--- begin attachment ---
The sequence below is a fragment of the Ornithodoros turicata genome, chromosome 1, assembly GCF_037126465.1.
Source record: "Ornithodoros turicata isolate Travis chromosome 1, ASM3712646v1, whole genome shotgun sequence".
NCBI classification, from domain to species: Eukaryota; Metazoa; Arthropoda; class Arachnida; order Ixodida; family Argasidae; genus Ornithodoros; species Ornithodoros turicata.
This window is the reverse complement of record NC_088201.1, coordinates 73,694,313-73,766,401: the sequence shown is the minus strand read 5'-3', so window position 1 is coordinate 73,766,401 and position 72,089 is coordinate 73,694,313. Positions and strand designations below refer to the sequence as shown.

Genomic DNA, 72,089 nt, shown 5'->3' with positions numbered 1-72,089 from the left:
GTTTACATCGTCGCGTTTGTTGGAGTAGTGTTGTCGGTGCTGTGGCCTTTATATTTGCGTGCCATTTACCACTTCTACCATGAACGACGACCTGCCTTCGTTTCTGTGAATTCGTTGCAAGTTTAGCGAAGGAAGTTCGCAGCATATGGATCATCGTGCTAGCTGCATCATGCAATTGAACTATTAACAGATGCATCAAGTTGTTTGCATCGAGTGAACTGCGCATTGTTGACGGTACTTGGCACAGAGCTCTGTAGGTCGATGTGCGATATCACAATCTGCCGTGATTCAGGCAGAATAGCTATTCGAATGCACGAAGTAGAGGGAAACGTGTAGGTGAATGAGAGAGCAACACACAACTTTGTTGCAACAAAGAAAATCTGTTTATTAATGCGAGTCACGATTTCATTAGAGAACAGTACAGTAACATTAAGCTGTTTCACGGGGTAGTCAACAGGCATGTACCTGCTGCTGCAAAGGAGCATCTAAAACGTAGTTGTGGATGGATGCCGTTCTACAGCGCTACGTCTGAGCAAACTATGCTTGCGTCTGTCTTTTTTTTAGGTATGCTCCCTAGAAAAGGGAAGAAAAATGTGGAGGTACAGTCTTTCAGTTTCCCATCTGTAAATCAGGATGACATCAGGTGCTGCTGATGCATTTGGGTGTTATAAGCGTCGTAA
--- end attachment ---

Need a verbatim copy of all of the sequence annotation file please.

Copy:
The sequence below is a fragment of the Ornithodoros turicata genome, chromosome 1, assembly GCF_037126465.1.
Source record: "Ornithodoros turicata isolate Travis chromosome 1, ASM3712646v1, whole genome shotgun sequence".
NCBI classification, from domain to species: Eukaryota; Metazoa; Arthropoda; class Arachnida; order Ixodida; family Argasidae; genus Ornithodoros; species Ornithodoros turicata.
This window is the reverse complement of record NC_088201.1, coordinates 73,694,313-73,766,401: the sequence shown is the minus strand read 5'-3', so window position 1 is coordinate 73,766,401 and position 72,089 is coordinate 73,694,313. Positions and strand designations below refer to the sequence as shown.

Genomic DNA, 72,089 nt, shown 5'->3' with positions numbered 1-72,089 from the left:
GTTTACATCGTCGCGTTTGTTGGAGTAGTGTTGTCGGTGCTGTGGCCTTTATATTTGCGTGCCATTTACCACTTCTACCATGAACGACGACCTGCCTTCGTTTCTGTGAATTCGTTGCAAGTTTAGCGAAGGAAGTTCGCAGCATATGGATCATCGTGCTAGCTGCATCATGCAATTGAACTATTAACAGATGCATCAAGTTGTTTGCATCGAGTGAACTGCGCATTGTTGACGGTACTTGGCACAGAGCTCTGTAGGTCGATGTGCGATATCACAATCTGCCGTGATTCAGGCAGAATAGCTATTCGAATGCACGAAGTAGAGGGAAACGTGTAGGTGAATGAGAGAGCAACACACAACTTTGTTGCAACAAAGAAAATCTGTTTATTAATGCGAGTCACGATTTCATTAGAGAACAGTACAGTAACATTAAGCTGTTTCACGGGGTAGTCAACAGGCATGTACCTGCTGCTGCAAAGGAGCATCTAAAACGTAGTTGTGGATGGATGCCGTTCTACAGCGCTACGTCTGAGCAAACTATGCTTGCGTCTGTCTTTTTTTTAGGTATGCTCCCTAGAAAAGGGAAGAAAAATGTGGAGGTACAGTCTTTCAGTTTCCCATCTGTAAATCAGGATGACATCAGGTGCTGCTGATGCATTTGGGTGTTATAAGCGTCGTAA